Several new films push the envelope in taste and politics
Remember the 2005 Oscar nominees? Every one of the movies up for Best Picture last spring was touted as daring and provocative, the work of directors determined to break new ground and test their limits.
Moviegoers are facing a slate of films that will challenge them to such a degree, last year's movies will look like, well, yesterday's news. Thought two gay cowboys were shocking? Get ready for the pansexual gymnastics performed -- in full-frontal glory -- throughout John Cameron Mitchell's "Shortbus." Found the racial sparks of "Crash" a bit much? Buckle up for "Borat," which mines extreme sexism and anti-Semitism for humor. And if the political implications of "Munich" seemed unnerving, be prepared for "Death of a President."
And that's not to mention potential rabble-rousers like the comedy "Sleeping Dogs Lie" and the gender-switching indie "Zerophilia"; the documentaries "Dixie Chicks: Shut Up and Sing," "F---," "Jesus Camp" and "Deliver Us From Evil," and the seemingly mild (on these shores, anyway) British drama "The Queen."
What's causing this uptick in onscreen instigation? Douglas Brode, author of "Sinema: Erotic Adventures in Film" and a cinema studies professor at Syracuse University, points to a growing sense of public unrest.
"After 9/11 we were all trying to stay within the bounds of good taste and we were all encouraged to self-censor," Brode says. "But as the political climate grows more divisive, people are now beginning to speak out more."
Filmmaker Paul Schrader agrees -- and as the screenwriter of "Taxi Driver" (1976) and "The Last Temptation of Christ" (1988), and writer-director of "American Gigolo" (1980), he knows a thing or two about controversy.
"In troubled times like these, people look to the arts for answers, and start to welcome a challenge to the status quo," Schrader says. "And in terms of (onscreen) nudity, we're much more conservative now than we were 30 years ago. It's part of a pulling back and a national conservatism that began in the Reagan era."
The status quo takes a backseat to the Kama Sutra in the comedic "Shortbus." "When you have a conservative culture, dialogue is stimulated, and that's healthy," says Mitchell, who insists his goal is actually to make sex less shocking.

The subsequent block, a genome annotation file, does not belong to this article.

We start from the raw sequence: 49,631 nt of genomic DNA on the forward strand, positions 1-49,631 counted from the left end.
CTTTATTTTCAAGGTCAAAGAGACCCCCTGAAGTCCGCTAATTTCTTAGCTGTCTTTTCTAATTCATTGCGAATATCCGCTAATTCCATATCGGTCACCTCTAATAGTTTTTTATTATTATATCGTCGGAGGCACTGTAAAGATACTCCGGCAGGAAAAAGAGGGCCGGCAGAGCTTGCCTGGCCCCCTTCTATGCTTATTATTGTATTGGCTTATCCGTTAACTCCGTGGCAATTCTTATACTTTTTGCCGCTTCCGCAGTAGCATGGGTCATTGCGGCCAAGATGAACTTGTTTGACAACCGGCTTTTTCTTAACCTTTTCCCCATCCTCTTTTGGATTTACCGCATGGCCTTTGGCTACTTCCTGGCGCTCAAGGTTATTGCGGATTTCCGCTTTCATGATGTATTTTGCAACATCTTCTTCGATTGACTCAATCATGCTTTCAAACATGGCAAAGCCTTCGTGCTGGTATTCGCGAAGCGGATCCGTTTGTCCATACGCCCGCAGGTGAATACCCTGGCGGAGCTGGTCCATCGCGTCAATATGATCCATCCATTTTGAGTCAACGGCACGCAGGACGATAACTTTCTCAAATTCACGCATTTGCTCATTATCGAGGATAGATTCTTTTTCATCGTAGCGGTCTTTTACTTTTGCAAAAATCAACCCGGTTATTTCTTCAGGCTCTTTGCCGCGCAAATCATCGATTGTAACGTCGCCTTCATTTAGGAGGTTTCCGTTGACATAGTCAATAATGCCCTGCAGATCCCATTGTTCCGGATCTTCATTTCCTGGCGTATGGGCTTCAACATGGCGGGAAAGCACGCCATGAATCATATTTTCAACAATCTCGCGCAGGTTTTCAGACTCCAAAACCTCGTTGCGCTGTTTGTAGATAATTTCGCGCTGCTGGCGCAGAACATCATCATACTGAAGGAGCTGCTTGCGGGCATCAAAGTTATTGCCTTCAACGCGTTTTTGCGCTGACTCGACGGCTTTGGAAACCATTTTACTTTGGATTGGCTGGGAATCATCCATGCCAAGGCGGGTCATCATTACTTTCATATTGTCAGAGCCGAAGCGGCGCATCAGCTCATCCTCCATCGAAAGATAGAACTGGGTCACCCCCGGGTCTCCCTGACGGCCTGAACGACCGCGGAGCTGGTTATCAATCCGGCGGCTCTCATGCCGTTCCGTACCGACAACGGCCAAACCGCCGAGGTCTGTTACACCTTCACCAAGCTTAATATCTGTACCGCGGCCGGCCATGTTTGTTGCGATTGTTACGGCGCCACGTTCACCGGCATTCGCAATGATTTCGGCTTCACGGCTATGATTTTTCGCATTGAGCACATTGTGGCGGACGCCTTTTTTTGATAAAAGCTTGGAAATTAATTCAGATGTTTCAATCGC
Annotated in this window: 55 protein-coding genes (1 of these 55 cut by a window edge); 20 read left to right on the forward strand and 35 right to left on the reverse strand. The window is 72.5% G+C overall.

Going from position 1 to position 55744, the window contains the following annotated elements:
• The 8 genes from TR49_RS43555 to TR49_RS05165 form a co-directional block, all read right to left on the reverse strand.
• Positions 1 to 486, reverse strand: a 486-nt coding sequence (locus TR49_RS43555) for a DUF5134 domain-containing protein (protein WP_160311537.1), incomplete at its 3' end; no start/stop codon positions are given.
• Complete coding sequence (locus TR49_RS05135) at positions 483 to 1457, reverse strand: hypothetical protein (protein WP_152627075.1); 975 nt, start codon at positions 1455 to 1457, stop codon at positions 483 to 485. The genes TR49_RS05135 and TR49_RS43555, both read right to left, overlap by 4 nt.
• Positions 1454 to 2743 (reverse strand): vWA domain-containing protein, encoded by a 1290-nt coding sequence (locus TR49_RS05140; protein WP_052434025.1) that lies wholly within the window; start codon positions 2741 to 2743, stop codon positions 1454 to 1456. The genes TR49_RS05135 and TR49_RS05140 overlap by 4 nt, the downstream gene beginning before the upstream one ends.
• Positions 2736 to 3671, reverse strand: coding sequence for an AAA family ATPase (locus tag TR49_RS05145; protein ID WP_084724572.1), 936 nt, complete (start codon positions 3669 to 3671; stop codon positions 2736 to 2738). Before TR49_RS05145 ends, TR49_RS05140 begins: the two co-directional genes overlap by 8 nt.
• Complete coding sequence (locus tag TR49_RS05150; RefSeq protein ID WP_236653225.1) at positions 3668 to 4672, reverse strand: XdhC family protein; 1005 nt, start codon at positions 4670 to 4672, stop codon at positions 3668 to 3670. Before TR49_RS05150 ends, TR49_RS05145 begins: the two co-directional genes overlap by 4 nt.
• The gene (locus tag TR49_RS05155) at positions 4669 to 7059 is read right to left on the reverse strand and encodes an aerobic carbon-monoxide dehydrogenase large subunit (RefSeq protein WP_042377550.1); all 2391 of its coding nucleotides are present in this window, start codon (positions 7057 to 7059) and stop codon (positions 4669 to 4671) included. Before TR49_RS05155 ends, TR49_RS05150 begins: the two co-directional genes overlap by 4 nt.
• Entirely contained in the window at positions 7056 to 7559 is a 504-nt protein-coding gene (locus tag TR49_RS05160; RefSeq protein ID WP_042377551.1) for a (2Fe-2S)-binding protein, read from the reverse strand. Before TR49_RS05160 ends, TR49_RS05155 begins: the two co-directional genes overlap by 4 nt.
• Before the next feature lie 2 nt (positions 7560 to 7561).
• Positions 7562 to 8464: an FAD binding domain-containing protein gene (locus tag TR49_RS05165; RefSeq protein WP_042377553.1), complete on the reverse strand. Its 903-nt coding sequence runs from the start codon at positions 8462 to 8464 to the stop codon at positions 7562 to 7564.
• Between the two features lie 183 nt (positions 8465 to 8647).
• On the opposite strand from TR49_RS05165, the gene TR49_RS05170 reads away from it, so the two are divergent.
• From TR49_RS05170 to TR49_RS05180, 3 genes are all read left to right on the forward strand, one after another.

"We are a sexually obsessed society, but also a strangely prudish one," he says. "When people are scared of something, they try to quash or compartmentalize it. (With `Shortbus') I hope they'll see that they can integrate sex into their lives, rather than separating it into something that's just procreative, or dirty, or prurient."
Brode thinks Mitchell is wise to take a comic approach to such frank subject matter, suggesting that, "You can always get away with more if you use humor." Bobcat Goldthwait, who directed the upcoming "Sleeping Dogs Lie," also believes that "comedy makes every subject more palatable." So he hopes: Goldthwait's movie is about the fallout from a woman's sexual experience with, um ... her dog.
Meanwhile, British satirist Sacha Baron Cohen will be heating up all sorts of political waters via humor in November, when his comedy "Borat: Cultural Learnings of America for Make Benefit Glorious Nation of Kazakhstan" is released.
Fans of Cohen's "Da Ali G Show" on HBO are already familiar with Borat, a bumbling Kazakh with an unfortunate tendency to view women and Jews in the most offensive manner imaginable (and state those views in unacceptable ways). Unlike Mitchell, who tried to downplay the controversial nature of his film, Cohen -- who's Jewish, by the way -- has welcomed any hullabaloo with so much enthusiasm, the outraged president of Kazakhstan (who has condemned the movie) doesn't appear to realize he's engaged in a public battle with a fictional character.